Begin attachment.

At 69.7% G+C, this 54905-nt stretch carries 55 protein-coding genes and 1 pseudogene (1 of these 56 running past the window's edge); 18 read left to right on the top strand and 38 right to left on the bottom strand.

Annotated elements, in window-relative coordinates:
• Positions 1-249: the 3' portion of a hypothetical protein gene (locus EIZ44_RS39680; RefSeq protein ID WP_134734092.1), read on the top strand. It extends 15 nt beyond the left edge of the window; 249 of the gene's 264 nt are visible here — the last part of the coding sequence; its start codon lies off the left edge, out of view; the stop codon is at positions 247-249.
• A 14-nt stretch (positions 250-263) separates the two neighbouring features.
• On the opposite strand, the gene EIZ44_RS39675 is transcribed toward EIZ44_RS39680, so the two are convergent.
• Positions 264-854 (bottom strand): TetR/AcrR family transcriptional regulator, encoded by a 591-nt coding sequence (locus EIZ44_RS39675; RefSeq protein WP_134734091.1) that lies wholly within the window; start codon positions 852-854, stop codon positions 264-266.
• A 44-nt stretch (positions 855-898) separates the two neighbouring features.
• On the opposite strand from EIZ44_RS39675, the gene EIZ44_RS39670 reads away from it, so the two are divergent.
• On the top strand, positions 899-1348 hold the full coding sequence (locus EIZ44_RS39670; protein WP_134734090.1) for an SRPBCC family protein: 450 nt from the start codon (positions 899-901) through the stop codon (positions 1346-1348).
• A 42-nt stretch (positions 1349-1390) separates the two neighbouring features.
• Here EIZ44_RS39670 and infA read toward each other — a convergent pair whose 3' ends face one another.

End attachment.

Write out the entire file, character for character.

At 69.7% G+C, this 54905-nt stretch carries 55 protein-coding genes and 1 pseudogene (1 of these 56 running past the window's edge); 18 read left to right on the top strand and 38 right to left on the bottom strand.

Annotated elements, in window-relative coordinates:
• Positions 1-249: the 3' portion of a hypothetical protein gene (locus EIZ44_RS39680; RefSeq protein ID WP_134734092.1), read on the top strand. It extends 15 nt beyond the left edge of the window; 249 of the gene's 264 nt are visible here — the last part of the coding sequence; its start codon lies off the left edge, out of view; the stop codon is at positions 247-249.
• A 14-nt stretch (positions 250-263) separates the two neighbouring features.
• On the opposite strand, the gene EIZ44_RS39675 is transcribed toward EIZ44_RS39680, so the two are convergent.
• Positions 264-854 (bottom strand): TetR/AcrR family transcriptional regulator, encoded by a 591-nt coding sequence (locus EIZ44_RS39675; RefSeq protein WP_134734091.1) that lies wholly within the window; start codon positions 852-854, stop codon positions 264-266.
• A 44-nt stretch (positions 855-898) separates the two neighbouring features.
• On the opposite strand from EIZ44_RS39675, the gene EIZ44_RS39670 reads away from it, so the two are divergent.
• On the top strand, positions 899-1348 hold the full coding sequence (locus EIZ44_RS39670; protein WP_134734090.1) for an SRPBCC family protein: 450 nt from the start codon (positions 899-901) through the stop codon (positions 1346-1348).
• A 42-nt stretch (positions 1349-1390) separates the two neighbouring features.
• Here EIZ44_RS39670 and infA read toward each other — a convergent pair whose 3' ends face one another.